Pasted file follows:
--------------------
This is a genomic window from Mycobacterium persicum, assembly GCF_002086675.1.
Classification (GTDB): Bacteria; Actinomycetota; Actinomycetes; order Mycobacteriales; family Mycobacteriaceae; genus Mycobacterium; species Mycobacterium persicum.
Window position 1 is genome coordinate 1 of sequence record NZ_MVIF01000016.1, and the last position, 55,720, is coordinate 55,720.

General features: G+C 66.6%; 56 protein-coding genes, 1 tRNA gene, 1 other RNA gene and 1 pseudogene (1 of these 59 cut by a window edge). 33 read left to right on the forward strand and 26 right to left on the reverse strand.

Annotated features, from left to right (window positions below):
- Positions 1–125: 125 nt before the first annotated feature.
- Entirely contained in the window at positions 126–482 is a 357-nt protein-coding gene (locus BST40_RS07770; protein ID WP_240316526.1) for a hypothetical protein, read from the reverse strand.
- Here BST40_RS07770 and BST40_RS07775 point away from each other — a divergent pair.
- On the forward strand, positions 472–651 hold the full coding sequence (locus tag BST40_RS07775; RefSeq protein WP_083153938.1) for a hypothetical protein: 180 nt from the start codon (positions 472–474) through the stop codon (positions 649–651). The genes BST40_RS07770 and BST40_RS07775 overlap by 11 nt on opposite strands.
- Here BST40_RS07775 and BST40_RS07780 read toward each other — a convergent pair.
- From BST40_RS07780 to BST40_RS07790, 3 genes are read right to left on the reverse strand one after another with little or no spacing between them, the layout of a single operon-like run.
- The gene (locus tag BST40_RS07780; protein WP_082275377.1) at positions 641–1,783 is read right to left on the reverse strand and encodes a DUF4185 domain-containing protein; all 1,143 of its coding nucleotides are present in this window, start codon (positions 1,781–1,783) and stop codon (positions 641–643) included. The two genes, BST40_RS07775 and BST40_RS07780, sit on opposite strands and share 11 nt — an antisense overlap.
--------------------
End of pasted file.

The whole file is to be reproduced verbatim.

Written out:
This is a genomic window from Mycobacterium persicum, assembly GCF_002086675.1.
Classification (GTDB): Bacteria; Actinomycetota; Actinomycetes; order Mycobacteriales; family Mycobacteriaceae; genus Mycobacterium; species Mycobacterium persicum.
Window position 1 is genome coordinate 1 of sequence record NZ_MVIF01000016.1, and the last position, 55,720, is coordinate 55,720.

General features: G+C 66.6%; 56 protein-coding genes, 1 tRNA gene, 1 other RNA gene and 1 pseudogene (1 of these 59 cut by a window edge). 33 read left to right on the forward strand and 26 right to left on the reverse strand.

Annotated features, from left to right (window positions below):
- Positions 1–125: 125 nt before the first annotated feature.
- Entirely contained in the window at positions 126–482 is a 357-nt protein-coding gene (locus BST40_RS07770; protein ID WP_240316526.1) for a hypothetical protein, read from the reverse strand.
- Here BST40_RS07770 and BST40_RS07775 point away from each other — a divergent pair.
- On the forward strand, positions 472–651 hold the full coding sequence (locus tag BST40_RS07775; RefSeq protein WP_083153938.1) for a hypothetical protein: 180 nt from the start codon (positions 472–474) through the stop codon (positions 649–651). The genes BST40_RS07770 and BST40_RS07775 overlap by 11 nt on opposite strands.
- Here BST40_RS07775 and BST40_RS07780 read toward each other — a convergent pair.
- From BST40_RS07780 to BST40_RS07790, 3 genes are read right to left on the reverse strand one after another with little or no spacing between them, the layout of a single operon-like run.
- The gene (locus tag BST40_RS07780; protein WP_082275377.1) at positions 641–1,783 is read right to left on the reverse strand and encodes a DUF4185 domain-containing protein; all 1,143 of its coding nucleotides are present in this window, start codon (positions 1,781–1,783) and stop codon (positions 641–643) included. The two genes, BST40_RS07775 and BST40_RS07780, sit on opposite strands and share 11 nt — an antisense overlap.